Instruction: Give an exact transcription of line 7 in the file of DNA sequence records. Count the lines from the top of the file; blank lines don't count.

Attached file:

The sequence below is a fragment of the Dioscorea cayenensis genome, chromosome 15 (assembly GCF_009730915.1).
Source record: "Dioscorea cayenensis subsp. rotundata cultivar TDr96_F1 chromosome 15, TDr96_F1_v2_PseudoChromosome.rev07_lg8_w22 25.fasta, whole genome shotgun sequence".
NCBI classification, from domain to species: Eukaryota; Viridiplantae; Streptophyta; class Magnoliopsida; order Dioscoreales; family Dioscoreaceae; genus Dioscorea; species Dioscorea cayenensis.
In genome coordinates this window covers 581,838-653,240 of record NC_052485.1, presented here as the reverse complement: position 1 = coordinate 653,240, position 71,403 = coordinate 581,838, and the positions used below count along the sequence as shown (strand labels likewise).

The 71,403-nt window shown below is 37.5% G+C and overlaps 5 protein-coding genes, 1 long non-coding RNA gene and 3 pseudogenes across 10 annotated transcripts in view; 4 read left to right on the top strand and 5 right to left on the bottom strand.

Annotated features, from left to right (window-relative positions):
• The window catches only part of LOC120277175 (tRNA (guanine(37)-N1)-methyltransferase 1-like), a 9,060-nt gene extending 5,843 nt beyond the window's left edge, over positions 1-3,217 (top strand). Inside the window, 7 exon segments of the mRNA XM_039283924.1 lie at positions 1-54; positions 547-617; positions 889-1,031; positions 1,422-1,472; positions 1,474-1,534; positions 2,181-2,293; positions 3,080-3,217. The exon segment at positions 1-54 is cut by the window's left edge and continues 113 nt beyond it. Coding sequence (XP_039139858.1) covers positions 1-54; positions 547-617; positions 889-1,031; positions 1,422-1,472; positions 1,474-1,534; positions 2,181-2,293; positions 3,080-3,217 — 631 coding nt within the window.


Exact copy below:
• The window catches only part of LOC120277175 (tRNA (guanine(37)-N1)-methyltransferase 1-like), a 9,060-nt gene extending 5,843 nt beyond the window's left edge, over positions 1-3,217 (top strand). Inside the window, 7 exon segments of the mRNA XM_039283924.1 lie at positions 1-54; positions 547-617; positions 889-1,031; positions 1,422-1,472; positions 1,474-1,534; positions 2,181-2,293; positions 3,080-3,217. The exon segment at positions 1-54 is cut by the window's left edge and continues 113 nt beyond it. Coding sequence (XP_039139858.1) covers positions 1-54; positions 547-617; positions 889-1,031; positions 1,422-1,472; positions 1,474-1,534; positions 2,181-2,293; positions 3,080-3,217 — 631 coding nt within the window.